I’m best described as an excitable, casual sports fan. Outside of the Olympics, I generally only pay attention to Hockey, Baseball and Swimming. Hockey because I’m Canadian, Baseball because I used to play it as a kid, and I’ve got plenty of family and friends who still play it, and Swimming because I love swimming. I can get excited about sports, but I also generally only pay attention when a team I like is doing well.
But even with the sports I enjoy, I often enjoy stories more than watching games, or even highlight reels. I generally enjoy watching documentaries about superstars like Wayne Gretzky (often considered to be the greatest hockey player in history) or Michael Phelps (he really shouldn’t need an introduction) more than watching an actual game or race. And I can enjoy watching the occasional games and highlight reels whenever a team I like wins. Blooper reels for any sports can also be fun, but you get the idea.
So a movie based on a sports player who changed the game is right up my ally. That’s exactly what 42 is. It’s about Jackie Robinson, who in 1947, became the first black baseball player to play in Major League Baseball. When the Brooklyn Dodgers signed him, they heralded the end of racial segregation in professional baseball that relegated black players to their own leagues since the 1880’s. This isn’t the only movie about Robinson – in fact Robinson himself started in The Jackie Robinson Story in 1950, back when segregation was still affecting most other teams in the MLB.
The movie stars Chadwick Boseman (Black Panther) as Jackie Robinson, Harrison Ford as Branch Rickey (the executive who both signed Robinson to the Dodgers, created the framework for the modern minor league farm system, and introduced the batting helmet) and Andre Holland as Wendell Smith (a black sports writer influential in picking Robinson for the Dodgers).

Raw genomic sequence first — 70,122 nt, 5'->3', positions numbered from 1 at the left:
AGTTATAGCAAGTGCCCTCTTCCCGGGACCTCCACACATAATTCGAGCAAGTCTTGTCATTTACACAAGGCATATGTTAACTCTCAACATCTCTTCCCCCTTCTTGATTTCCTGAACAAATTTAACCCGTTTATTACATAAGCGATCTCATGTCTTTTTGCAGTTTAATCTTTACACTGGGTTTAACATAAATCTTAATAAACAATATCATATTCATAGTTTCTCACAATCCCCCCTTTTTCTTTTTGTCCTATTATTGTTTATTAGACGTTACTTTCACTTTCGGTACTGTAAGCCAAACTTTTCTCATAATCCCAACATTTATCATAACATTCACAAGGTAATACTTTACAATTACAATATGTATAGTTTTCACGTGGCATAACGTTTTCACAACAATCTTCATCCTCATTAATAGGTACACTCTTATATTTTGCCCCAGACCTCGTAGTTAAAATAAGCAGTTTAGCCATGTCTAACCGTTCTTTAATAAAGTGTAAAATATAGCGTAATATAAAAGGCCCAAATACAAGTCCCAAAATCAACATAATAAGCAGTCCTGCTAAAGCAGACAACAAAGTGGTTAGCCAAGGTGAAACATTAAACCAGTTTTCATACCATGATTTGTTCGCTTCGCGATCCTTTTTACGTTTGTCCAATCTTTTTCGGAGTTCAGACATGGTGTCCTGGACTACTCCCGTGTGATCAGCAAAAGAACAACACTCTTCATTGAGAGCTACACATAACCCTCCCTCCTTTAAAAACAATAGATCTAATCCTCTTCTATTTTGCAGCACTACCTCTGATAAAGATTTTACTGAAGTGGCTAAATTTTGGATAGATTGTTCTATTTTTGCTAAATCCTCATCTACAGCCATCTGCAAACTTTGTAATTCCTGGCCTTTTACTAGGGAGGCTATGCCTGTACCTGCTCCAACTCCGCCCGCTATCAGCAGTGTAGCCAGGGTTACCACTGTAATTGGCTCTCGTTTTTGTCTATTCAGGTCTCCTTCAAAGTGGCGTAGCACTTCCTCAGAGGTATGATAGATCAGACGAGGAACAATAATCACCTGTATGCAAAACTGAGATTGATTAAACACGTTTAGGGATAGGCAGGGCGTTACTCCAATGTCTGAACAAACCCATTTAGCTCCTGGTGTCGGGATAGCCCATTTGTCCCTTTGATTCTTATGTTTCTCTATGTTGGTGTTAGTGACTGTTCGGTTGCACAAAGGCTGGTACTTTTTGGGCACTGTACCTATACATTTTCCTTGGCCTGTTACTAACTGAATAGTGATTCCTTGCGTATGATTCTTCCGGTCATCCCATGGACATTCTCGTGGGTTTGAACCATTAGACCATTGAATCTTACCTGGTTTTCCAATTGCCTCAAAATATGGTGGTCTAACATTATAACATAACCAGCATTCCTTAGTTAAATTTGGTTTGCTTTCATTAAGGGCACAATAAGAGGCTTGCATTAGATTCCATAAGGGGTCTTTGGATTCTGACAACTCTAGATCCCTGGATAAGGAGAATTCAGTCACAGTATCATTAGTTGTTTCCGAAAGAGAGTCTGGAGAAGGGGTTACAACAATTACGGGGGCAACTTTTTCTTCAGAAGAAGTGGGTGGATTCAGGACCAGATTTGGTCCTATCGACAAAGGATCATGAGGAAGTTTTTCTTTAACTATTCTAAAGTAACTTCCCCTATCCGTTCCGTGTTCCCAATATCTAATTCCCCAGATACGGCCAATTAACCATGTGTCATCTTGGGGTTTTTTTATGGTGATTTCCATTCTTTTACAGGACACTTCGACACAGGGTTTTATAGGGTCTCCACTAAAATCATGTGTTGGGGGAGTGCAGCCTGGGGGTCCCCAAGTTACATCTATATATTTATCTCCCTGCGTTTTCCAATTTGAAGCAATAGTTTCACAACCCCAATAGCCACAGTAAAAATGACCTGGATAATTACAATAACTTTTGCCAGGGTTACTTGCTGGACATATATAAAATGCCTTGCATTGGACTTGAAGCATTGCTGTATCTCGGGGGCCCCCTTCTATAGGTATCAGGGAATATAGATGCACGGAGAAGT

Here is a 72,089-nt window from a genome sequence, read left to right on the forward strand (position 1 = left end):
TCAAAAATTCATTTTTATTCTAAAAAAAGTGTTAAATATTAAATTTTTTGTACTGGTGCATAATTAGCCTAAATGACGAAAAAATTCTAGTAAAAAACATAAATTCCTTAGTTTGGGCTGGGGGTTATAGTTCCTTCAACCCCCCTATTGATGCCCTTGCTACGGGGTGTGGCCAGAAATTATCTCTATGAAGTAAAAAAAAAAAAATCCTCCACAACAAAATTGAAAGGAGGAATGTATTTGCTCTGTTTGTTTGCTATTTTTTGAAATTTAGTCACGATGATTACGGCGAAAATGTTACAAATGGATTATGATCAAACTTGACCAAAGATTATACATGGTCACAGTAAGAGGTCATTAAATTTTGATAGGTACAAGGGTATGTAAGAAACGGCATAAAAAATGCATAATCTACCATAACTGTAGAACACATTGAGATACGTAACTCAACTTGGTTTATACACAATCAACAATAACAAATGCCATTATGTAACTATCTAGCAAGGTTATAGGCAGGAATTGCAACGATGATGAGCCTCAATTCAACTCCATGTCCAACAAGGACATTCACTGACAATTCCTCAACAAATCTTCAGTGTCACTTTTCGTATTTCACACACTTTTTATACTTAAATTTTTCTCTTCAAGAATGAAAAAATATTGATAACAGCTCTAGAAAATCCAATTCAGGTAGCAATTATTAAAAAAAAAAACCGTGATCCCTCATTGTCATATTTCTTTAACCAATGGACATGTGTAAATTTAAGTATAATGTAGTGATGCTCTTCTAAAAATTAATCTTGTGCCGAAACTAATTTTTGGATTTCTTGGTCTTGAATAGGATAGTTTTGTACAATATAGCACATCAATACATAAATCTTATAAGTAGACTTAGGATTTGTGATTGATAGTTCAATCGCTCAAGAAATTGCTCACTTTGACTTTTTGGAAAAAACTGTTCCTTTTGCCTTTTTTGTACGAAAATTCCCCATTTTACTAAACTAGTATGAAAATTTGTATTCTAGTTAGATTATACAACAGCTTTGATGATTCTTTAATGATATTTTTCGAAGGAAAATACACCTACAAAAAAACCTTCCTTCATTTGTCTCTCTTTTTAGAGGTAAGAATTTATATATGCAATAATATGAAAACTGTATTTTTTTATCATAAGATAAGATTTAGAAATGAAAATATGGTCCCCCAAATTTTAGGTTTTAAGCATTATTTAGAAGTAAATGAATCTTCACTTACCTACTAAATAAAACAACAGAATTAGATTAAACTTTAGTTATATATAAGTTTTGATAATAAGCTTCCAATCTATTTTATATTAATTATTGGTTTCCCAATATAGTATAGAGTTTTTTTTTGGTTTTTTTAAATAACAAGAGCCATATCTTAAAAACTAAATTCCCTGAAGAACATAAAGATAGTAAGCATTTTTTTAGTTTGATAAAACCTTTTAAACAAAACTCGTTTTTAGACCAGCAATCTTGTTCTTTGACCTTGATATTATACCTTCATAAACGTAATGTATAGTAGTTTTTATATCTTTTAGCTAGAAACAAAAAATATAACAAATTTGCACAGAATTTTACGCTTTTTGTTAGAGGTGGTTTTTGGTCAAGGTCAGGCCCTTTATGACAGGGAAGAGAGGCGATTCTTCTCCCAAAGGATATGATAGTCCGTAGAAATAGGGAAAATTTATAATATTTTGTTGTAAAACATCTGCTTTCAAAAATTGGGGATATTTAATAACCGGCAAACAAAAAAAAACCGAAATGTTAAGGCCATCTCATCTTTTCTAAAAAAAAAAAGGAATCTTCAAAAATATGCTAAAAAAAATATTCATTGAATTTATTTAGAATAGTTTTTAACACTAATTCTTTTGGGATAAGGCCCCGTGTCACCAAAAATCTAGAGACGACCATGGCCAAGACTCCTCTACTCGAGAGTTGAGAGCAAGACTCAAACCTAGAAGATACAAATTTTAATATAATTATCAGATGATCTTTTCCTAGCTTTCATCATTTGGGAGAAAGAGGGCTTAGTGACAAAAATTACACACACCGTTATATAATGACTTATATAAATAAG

Spike Lee started the project back in 1995, when he planned to write and direct a movie based on Robinson. Turner Pictures agreed, and the original plan was to release the movie in 1997, to coincide with the 50th anniversary of Robinson breaking the colour barrier. They also wanted Denzel Washington to star. The project fell apart in 1996 due to creative differences. Lee shopped around to different studios, including Columbia Pictures, who signed him to a three-year first-look deal. That also fell apart, and Lee eventually abandoned the project. A couple other attempts to get the movie rolling came and went, until in 2011, Legendary Pictures announced they would develop a Jackie Robinson biopic with Brian Helgeland to write and direct.
Robinson’s widow, Rachel Robinson (who is still alive), consulted with the project to ensure that the movie would be authentic.
Most of the movie’s baseball games were filmed at Engel Stadium, with a bit of reconstruction done to make it look like the old Brooklyn Ebbetts Field. They also used old photographs and stadium blueprints to recreate other classic fields in the movie. Other major film locations included Macon in Georgia, Birmingham in Alabama, and Chattanooga, Tennessee.